Here are some ideas from Supreme Discos Robbie Edwards Corporate & Wedding DJ about how best to keep your dancefloor alive.
1. Don’t be tempted to hire a massive white dancefloor or Big Love Letters ! A white floor love letters looks great on your arrival and early evening pictures but it can be daunting for people to get up and being too bright can cause a lack of atmosphere. Even if there are lots of people up dancing, when the dance floor is too big, the space can look empty. A packed floor feels more like a party, and you’ll encourage more people to get up when the dance floor is full of energy.
2. Your DJ should follow any set pieces (formal dances, break for buffet etc) with classic tunes that everyone knows and that will get people in the mood. You might love the idea of playing one of your favourite tracks but if you want people to dance it will be better to go with something popular! Another good idea is to get your DJ to invite both your mums & dads plus other couples onto the dance floor half way through your first dance. That way they’re likely to stay when the party really gets going.
3. Don’t start too early. Have a rest and allow food to go down and people to have a few more drinks and catch up with friends and family! I’d definitely suggest waiting at least an hour before starting the first dance, and then go from there. ideal start time is 8.30pm this give`s your evening guests time to arrive.
4. Play something for everyone there – that means suiting all age groups. A good wedding DJ should try play tunes from lots of genres, appealing to grandparents, parents, friends and children. It’s about keeping everyone entertained, and playing something that all ages know and enjoy. You and your friends may well love UK Garage or Drum n’ Bass but if it gives your other guests a headache they will make their excuses and leave!
5. Lighting is crucial! Make sure the venue can dim their lights but you definitely don’t want it too dark either. Your wedding DJ should be able to create the right atmosphere with classy colour fall & moving lights and a few up-lighters to give the room and the dancefloor some ambience. For a wedding less is often more and you really don’t need a lot of cheap fixtures that produce random dots – better to have a few lights well-controlled.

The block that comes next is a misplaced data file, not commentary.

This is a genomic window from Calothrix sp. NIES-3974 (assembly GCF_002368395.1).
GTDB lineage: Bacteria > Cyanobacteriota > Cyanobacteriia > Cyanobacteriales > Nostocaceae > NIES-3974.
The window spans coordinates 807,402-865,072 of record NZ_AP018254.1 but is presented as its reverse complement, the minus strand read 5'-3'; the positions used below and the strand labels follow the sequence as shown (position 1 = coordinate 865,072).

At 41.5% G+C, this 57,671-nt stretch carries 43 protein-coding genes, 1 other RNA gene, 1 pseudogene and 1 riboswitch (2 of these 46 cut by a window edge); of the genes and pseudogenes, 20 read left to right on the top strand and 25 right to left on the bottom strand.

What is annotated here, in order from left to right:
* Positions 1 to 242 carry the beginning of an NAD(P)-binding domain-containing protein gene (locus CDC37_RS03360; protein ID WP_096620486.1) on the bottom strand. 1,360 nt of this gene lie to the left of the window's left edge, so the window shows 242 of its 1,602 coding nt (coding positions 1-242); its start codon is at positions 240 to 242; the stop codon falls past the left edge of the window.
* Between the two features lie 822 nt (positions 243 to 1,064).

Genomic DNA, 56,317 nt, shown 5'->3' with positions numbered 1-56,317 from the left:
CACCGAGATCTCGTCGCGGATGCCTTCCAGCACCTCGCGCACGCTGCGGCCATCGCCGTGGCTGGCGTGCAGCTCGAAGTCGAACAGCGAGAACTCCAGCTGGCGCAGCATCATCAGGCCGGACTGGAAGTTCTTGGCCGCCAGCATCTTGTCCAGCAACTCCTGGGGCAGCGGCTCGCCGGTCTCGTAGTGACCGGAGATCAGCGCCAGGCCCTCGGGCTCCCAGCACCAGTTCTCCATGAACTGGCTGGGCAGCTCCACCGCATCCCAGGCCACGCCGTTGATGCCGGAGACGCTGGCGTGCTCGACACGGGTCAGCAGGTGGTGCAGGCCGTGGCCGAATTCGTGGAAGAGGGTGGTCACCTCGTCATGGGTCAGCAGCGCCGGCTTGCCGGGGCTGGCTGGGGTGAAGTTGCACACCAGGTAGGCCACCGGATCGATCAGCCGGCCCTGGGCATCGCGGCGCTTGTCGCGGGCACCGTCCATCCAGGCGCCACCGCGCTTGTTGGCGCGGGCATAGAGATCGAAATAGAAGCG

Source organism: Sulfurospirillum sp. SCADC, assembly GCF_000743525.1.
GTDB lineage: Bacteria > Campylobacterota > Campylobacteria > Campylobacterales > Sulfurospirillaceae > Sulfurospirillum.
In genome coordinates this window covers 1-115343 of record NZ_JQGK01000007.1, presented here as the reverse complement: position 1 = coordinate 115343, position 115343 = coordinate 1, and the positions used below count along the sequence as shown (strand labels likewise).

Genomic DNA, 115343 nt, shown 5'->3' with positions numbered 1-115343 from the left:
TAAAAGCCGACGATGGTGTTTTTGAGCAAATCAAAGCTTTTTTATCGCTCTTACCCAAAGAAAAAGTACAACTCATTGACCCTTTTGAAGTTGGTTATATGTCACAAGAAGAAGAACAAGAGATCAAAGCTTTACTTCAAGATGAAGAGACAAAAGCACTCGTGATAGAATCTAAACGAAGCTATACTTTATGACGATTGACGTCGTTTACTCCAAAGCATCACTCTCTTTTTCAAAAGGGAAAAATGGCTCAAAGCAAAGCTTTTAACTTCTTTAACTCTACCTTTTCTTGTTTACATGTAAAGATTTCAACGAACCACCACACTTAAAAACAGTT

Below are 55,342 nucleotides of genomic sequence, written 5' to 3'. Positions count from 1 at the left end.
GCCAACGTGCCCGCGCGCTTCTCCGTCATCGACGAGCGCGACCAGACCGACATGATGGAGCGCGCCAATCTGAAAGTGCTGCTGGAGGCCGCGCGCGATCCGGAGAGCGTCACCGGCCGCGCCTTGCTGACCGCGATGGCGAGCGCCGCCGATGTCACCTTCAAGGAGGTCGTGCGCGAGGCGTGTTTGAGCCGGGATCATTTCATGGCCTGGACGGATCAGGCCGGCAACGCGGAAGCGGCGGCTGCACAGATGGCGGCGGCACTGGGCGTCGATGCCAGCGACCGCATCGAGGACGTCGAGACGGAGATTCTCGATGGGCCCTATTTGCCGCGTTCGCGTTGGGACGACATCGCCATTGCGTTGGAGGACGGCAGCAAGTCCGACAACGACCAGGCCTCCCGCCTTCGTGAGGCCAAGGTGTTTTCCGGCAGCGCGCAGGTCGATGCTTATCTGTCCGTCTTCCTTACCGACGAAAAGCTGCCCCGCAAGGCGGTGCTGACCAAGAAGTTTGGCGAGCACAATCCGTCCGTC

6. Check if there’s a sound limiter. Some venues have limiters which cut out the music completely if it gets too loud. More sensitive limiters can really put a dampener on the night when you can hear your guests chattering louder than the music (trust me, it happens a lot). It’s not only music that sets these off but an enthusiastic crowd will too so if you’re having a lively party try to check if your venue has a limiter before you book. It’s too late after you have signed when you find that a DJ can play at barely above background level!
7. This one can be a little tougher – please try to keep the bar and other entertainment in the same room as the dance floor. People start to loosen up once they’ve had a few Proseccos, so when the bar is close to the dance floor you’re on to a winner. If the bar is in a separate room, you’re going to lose your thirsty dancers and it’s sometimes difficult to drag people back. In fact often lots of male guests will stand by the bar and not be seen all night! Nothing kills atmosphere like a party being in 4 different places!
8. No interruptions once the party’s started. Pausing to cut the cake, make a toast, or getting everyone outside for a group photo or fireworks etc will empty the dancefloor and it can be tricky to get everyone back into the flow. Try to get everything done before the dancing starts, letting the party build, so the floor stays packed until the very end. There may well be a lull during buffet but good choice of music will probably keep a few people dancing!
9. Have faith in your DJ. It’s very helpful to give your DJ an idea of the songs you love and those that you really don’t want, but try not to turn your DJ into a human jukebox. Trust their judgement and experience, after all they are the professional and that’s why you booked them! Allow them them to change up the tunes as needed, not just stick with your pre-arranged list. I’m definitely not a fan of the cheese, but once people have had a few they’re probably asking for the Macarena or YMCA ! It does no harm unless the whole night is an awful cheese-fest!
10. Get on the floor yourselves. People always want to be near the bride and groom at a wedding, so the best way to fill up your dance floor is to dance. Don’t spend the entire night making the rounds and chatting to every single person in the room – Get on the floor, and your friends and family won’t be able to resist joining you for a boogie.
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